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Nonprofit organization empowers youth to serve community


Traipsing through the brush and along trails last spring, the Cachagua Clean Up Crew, consisting of a number of Carmel Valley resident students, picks up trash in areas of neighborhoods they identified to be most polluted.

Accompanied by their mentors, CUSD board elect Tess Arthur and Carmel Valley High School teacher Brenda Buran, the project is one that was pitched by students to Spero Challenge, a program first put into action at Valley High last school year and has expanded its reach since the Cachagua Clean Up Crew first trucked two full loads of trash out of Cachagua.

Working with schools all over the Peninsula, Spero provides funding for students with community service ideas and goals, pairing them with mentors and helping them get volunteers. Created by Arthur, Brian Bajari, and John Guido in spring 2018, Spero Challenge is a nonprofit organization that facilitates student-led community service projects on the Monterey Peninsula.

“The goal of Spero Challenge is to better our community by empowering students to identify community challenges, propose unique solutions, create a business plan, gather resources and launch this targeted program,” says CEO Bajari, a CHS parent, philanthropist and active member in the Carmel community, who has spent time doing nonprofit work in East Africa and was inspired by the young people in communities he worked in, specifically how dedicated they were to community service and how long-lasting the change was. “We live in an entirely different context…and I believe that when students have the inspiration to think outside of the conventional box of community service they will come up with remarkable solutions.”

When Bajari reconnected with high school friend Guido, they began brainstorming ways to effect change in the Monterey Bay area through student-led service. Arthur, who was elected last week for the CUSD school board, also got involved and became a member of the team that founded Spero Challenge.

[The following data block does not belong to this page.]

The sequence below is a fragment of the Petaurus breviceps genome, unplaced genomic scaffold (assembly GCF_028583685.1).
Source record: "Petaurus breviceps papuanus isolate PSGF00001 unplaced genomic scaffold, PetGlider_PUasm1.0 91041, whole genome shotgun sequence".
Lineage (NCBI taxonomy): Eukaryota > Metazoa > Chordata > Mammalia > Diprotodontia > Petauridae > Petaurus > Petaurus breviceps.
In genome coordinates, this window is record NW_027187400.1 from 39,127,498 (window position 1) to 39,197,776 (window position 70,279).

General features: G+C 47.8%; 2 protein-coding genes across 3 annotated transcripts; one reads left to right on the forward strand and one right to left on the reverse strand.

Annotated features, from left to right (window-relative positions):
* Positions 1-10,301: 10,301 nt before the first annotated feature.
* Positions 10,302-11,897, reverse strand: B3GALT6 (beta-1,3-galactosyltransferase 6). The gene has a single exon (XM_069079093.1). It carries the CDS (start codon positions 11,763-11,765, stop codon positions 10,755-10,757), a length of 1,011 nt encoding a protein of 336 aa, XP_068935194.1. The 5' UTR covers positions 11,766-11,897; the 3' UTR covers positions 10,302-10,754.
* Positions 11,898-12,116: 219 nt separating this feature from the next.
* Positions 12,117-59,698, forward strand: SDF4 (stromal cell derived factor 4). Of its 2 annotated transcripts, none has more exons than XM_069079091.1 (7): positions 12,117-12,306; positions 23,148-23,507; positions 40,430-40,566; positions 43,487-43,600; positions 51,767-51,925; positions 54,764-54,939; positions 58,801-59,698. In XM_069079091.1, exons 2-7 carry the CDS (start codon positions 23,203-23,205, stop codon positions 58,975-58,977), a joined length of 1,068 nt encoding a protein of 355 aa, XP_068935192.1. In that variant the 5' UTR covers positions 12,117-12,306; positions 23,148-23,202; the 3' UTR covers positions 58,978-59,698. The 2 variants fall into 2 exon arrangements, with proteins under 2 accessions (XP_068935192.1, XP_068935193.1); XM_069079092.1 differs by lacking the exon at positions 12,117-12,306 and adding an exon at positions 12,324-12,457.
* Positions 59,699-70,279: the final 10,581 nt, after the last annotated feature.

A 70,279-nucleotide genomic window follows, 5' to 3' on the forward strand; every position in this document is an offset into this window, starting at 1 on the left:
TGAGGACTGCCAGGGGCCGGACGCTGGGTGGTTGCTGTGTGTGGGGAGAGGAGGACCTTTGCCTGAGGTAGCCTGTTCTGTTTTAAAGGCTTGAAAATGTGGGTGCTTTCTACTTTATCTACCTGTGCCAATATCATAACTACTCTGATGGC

Spero sets up workshops at schools for students who are particularly interested in community service. Once they attend, students can submit project applications to Spero, which evaluates the projected budget and allocates funds accordingly. Students then launch their service projects, taking charge of their program and carrying the responsibility of turning their ideas into actions.

“The idea is that if you empower kids to identify and address issues in their community, it’s going to be a lot more effective than just asking them to volunteer,” says CHS senior and Spero intern Annalise Krueger.

Spero Challenge already has several projects running across the Monterey Peninsula, including a number of projects in the works at CHS. Senior Zeh Szestowicki is working with a small group of students to start a bi-monthly mental health check pop-up with the help of Spero. Szestowicki hopes to get a licensed therapist to oversee the project and employ the help of Cal State Monterey Bay students who are studying psychology. She and her team hope to start the pop-up at CHS and then move it to Monterey using public spaces so that people who would otherwise not have access to mental health resources are able to attend the events.

Zeh’s project is only one of a number getting started at CHS: seniors Olive De Luca and Aaron Georis are doing a project that collects donations of musical instruments to give to schools without music programs; seniors Lexie Sakoda and Ishika Patel are starting a project called Mentor Up, which sends students into local elderly facilities to provide companionship to a demographic of people sometimes lacking social interaction and exposure to youth.

“Our immediate goal is 100 student-led projects for 2019, and we’re only accepting 100 projects total for all of Monterey County,” says Bajari of the future goals for Spero Challenge.

As Spero Challenge expands, the community will feel the ripple effect of the student-led programs. Already, students understand the gravity of the opportunities Spero provides. As Szestowicki says, “[Spero] just really made positive change more tangible for me and a lot of other students.”

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